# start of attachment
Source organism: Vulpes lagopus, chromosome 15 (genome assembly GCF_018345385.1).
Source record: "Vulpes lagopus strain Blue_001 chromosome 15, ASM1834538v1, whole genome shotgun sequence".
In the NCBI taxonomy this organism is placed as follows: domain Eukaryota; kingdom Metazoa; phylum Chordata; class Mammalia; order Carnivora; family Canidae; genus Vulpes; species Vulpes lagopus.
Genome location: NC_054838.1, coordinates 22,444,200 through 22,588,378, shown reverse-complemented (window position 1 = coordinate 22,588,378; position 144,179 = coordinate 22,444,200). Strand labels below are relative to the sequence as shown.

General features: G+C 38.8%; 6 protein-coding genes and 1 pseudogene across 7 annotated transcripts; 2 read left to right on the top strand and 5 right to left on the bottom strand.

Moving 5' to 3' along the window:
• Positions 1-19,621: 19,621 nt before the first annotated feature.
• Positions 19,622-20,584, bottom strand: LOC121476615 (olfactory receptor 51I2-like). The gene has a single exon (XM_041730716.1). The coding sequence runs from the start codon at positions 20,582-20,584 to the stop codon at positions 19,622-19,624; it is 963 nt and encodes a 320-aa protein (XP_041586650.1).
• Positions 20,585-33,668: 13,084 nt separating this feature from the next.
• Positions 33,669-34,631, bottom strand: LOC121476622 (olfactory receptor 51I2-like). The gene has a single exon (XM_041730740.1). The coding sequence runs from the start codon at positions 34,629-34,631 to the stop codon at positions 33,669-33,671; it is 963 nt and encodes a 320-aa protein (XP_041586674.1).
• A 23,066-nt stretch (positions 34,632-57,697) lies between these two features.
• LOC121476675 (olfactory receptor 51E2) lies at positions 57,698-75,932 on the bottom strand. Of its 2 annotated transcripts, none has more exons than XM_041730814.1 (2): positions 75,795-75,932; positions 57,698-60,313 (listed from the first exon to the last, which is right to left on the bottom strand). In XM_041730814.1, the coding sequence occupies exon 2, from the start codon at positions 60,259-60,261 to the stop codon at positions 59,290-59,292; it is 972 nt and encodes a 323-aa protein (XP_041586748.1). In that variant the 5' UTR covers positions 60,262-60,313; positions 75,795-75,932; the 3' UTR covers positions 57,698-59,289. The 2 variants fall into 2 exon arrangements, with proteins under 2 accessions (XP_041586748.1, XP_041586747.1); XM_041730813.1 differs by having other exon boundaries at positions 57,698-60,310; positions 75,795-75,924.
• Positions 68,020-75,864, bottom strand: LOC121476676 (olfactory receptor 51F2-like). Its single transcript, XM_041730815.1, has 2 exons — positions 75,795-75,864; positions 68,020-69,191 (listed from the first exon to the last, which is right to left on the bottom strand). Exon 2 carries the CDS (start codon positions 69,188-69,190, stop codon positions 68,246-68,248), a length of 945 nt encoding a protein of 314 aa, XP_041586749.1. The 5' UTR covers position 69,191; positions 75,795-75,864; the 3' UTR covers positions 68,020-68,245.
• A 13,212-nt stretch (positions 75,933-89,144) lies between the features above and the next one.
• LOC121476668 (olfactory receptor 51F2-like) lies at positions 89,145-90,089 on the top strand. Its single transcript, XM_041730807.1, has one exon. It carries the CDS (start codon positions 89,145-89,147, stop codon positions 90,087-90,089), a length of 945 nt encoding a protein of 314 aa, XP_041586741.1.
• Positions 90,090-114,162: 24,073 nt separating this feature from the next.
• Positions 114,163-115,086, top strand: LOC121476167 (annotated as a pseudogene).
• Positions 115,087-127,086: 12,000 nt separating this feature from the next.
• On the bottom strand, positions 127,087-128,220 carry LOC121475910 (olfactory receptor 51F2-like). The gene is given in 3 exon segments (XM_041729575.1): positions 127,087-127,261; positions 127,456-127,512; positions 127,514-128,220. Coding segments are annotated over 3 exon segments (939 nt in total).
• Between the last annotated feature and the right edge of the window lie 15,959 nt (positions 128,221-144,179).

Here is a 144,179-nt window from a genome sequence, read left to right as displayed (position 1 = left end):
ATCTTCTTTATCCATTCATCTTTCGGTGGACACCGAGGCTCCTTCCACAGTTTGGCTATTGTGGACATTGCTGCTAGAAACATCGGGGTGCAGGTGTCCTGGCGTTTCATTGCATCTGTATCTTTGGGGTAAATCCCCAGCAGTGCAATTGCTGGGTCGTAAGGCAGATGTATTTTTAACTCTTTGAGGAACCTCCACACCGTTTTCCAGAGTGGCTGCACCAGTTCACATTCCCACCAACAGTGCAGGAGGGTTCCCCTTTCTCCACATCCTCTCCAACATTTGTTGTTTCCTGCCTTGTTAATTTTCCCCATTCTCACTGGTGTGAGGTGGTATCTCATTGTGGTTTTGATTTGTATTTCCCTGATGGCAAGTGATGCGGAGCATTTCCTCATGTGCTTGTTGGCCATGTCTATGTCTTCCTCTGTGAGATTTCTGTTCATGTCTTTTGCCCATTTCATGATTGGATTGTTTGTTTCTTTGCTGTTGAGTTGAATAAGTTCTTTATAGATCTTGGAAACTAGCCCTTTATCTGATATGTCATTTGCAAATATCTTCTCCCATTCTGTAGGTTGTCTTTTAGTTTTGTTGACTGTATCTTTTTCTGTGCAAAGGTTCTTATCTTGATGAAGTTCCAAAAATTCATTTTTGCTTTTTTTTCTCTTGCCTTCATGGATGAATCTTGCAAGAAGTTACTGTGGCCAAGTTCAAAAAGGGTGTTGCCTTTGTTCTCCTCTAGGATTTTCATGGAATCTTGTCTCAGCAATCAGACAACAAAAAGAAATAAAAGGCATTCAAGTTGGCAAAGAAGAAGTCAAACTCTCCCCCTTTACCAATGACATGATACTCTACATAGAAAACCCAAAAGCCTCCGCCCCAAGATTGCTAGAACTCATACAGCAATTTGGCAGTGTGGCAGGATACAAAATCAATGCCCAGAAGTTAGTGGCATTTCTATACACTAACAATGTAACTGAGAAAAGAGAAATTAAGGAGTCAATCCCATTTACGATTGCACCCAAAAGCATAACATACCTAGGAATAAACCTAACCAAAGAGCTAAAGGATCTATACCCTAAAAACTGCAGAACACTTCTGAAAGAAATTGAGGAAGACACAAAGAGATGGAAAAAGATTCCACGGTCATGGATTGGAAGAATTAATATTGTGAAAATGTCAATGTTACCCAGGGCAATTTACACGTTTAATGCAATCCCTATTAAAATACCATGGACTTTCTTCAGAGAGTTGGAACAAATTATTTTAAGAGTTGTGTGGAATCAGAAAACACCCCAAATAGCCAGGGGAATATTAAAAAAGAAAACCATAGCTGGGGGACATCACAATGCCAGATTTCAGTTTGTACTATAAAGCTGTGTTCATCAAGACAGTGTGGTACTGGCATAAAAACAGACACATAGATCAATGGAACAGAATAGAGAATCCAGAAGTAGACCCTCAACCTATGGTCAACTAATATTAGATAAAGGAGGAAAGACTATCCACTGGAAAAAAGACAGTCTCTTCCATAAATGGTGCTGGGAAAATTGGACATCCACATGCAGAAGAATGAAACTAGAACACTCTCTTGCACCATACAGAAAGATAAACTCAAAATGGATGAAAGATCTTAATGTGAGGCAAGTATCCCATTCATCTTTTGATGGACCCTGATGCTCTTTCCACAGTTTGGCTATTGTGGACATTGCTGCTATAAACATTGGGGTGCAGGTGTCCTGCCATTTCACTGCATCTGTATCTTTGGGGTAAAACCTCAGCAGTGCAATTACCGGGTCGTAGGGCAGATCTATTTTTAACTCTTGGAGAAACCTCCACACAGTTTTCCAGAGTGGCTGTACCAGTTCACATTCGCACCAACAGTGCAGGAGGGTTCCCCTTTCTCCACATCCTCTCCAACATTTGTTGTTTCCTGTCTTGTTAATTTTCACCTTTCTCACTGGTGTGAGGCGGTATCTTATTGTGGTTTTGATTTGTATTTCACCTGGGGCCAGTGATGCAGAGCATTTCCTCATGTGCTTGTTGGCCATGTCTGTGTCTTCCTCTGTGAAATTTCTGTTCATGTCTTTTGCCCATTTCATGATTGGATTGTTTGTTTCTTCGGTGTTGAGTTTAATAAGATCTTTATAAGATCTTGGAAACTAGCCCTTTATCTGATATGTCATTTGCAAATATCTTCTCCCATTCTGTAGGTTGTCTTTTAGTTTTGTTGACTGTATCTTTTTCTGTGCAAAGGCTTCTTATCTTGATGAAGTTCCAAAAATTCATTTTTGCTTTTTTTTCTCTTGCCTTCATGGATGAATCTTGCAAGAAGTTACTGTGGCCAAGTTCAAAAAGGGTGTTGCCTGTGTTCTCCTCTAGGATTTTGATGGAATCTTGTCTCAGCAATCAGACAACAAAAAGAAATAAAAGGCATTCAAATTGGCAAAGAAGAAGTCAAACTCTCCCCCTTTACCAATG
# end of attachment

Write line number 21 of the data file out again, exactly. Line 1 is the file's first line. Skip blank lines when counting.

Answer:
Here is a 144,179-nt window from a genome sequence, read left to right as displayed (position 1 = left end):